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Comments (10)

1 Gwylym commented Permalink

Why is the R essentials limited to using R 2.15? The current version is 3.02.

2 JonPeck commented Permalink

We know. We generally integrate with the latest stable version of R at the time we have to make our cut for a Statistics release. We have to use R header files from a particular R version in order to compile our code, and we have to get that R distribution approved by Legal before we can ship as well as do all our QA testing. We hope to loosen the requirement of a specific R version at some point in the future. However, you can have multiple R versions installed on the same machine without them interfering with each other. I have six.

3 Gwylym commented Permalink

Is there a document that gives a quick guide to installing multiple versions of R?


4 JonPeck commented Permalink

There are no special instructions for installing multiple R versions. Beyond the obvious requirement that they be installed in different directories, you would just select the version you want from the R CRAN site (not always easy to find but look under Previous Releases), and do the standard R install. Only the first two parts of the R version number matter for Statistics. I avoid installing R under Program Files, since then Admin rights are required in some cases, but that's just a convenience.

Statistics will automatically find and use the installed R version that it requires.

5 Flavio_F commented Permalink

Dear Jon,

I implemented a few R functions of mine in SPSS (Version 22) using the plugin for R. It all works very fine aside from the speed of execution. When implemented in R alone, these functions run nearly instantaneusly, but take almost 20 seconds to run within the SPSS-R integrated system. I would like to create user-friendly custom dialogues for routine requests on data, and 20 sec for each request is really a limiting factor.
I tried to move away from the basic "BEGIN PROGRAM R - END PROGRAM" implementation and wrapped the functions in an extension command, in the hope that this might increase speed, but the running time remained exactly the same.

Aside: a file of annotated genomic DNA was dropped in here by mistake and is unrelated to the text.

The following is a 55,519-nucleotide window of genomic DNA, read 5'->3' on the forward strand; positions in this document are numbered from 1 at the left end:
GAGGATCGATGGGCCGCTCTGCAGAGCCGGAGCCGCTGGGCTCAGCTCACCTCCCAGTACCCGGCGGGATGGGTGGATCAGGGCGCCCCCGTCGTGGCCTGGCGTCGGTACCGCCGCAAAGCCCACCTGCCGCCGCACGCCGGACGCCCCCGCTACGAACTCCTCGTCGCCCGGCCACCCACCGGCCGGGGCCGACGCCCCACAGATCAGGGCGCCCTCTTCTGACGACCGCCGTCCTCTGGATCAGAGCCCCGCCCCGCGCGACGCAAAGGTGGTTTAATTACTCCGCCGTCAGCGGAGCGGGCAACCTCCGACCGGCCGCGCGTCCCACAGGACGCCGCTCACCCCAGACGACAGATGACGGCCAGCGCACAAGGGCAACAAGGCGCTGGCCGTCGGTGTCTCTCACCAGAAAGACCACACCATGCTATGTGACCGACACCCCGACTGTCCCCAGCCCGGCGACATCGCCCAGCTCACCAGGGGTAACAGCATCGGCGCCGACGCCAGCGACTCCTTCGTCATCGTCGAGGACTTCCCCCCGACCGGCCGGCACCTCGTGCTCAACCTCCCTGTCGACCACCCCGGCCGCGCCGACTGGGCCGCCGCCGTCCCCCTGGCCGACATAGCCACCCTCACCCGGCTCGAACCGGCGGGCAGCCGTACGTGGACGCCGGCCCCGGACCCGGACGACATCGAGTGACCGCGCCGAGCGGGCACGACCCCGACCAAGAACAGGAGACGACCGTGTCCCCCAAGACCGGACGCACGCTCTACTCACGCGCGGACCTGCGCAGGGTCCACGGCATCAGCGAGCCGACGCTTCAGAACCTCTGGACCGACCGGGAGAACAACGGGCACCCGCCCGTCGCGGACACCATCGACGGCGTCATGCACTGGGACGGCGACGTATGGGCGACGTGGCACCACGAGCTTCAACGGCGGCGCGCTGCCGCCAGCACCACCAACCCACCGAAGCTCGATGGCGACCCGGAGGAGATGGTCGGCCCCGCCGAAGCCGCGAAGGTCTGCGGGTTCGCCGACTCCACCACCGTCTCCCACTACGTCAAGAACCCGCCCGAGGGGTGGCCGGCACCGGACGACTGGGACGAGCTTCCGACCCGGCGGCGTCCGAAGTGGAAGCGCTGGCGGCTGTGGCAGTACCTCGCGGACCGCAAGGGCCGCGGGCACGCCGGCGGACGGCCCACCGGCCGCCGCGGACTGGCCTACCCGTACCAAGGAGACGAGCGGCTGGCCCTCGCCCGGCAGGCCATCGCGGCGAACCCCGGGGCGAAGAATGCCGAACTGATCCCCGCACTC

Is there any trick one can apply to increase execution speed?
Or do I have to live with it?
Many thanks in advance for your reply!

6 JonPeck commented Permalink

The R code running within Statistics should run at the same speed as running in R standalone once the R engine is started. And once started, that process will continue to be available through the Statistics session without restarting. However, data transfer between the Statistics backend process and the R process or vice versa is slow. Can you identify where the time is being spent in the R code?

7 Flavio_F commented Permalink

Dear Jon. Thank you so much for the extremely quick reply! You are absolutely right, all the time is indeed spent for the data transfer. I checked it by just transfering my dataset from SPSS to R and back without doing any computations inbetween.The problem lies probably in the size of the dataset, which is quite large (ca. 23000 rows x 300 columns). I guess the only solution is then to first subset the dataset in SPSS and send to R only the specific subset needed for a given analysis? Should find a way to automate that though, I'm unfortunately not yet very familiar with SPSS syntax.

8 JonPeck commented Permalink

The biggest slowdown is in writing back to Statistics, especially with a lot of variables, so if you can only request the variables you actually need, things should go faster.

9 Flavio_F commented Permalink

... oh well, of course I can transfer the whole dataset once at the beginning of the session and that's it, instead of having the data transfer step embedded in the function at each request. Well, thank you so much!!

10 Flavio_F commented Permalink

Sorry, to avoid misunderstandings, I wrote the last comment before having seen yours. I guess it should also be possible to transfer the dataset once at the beginning of the session, and then run multiple requests on it from SPSS?

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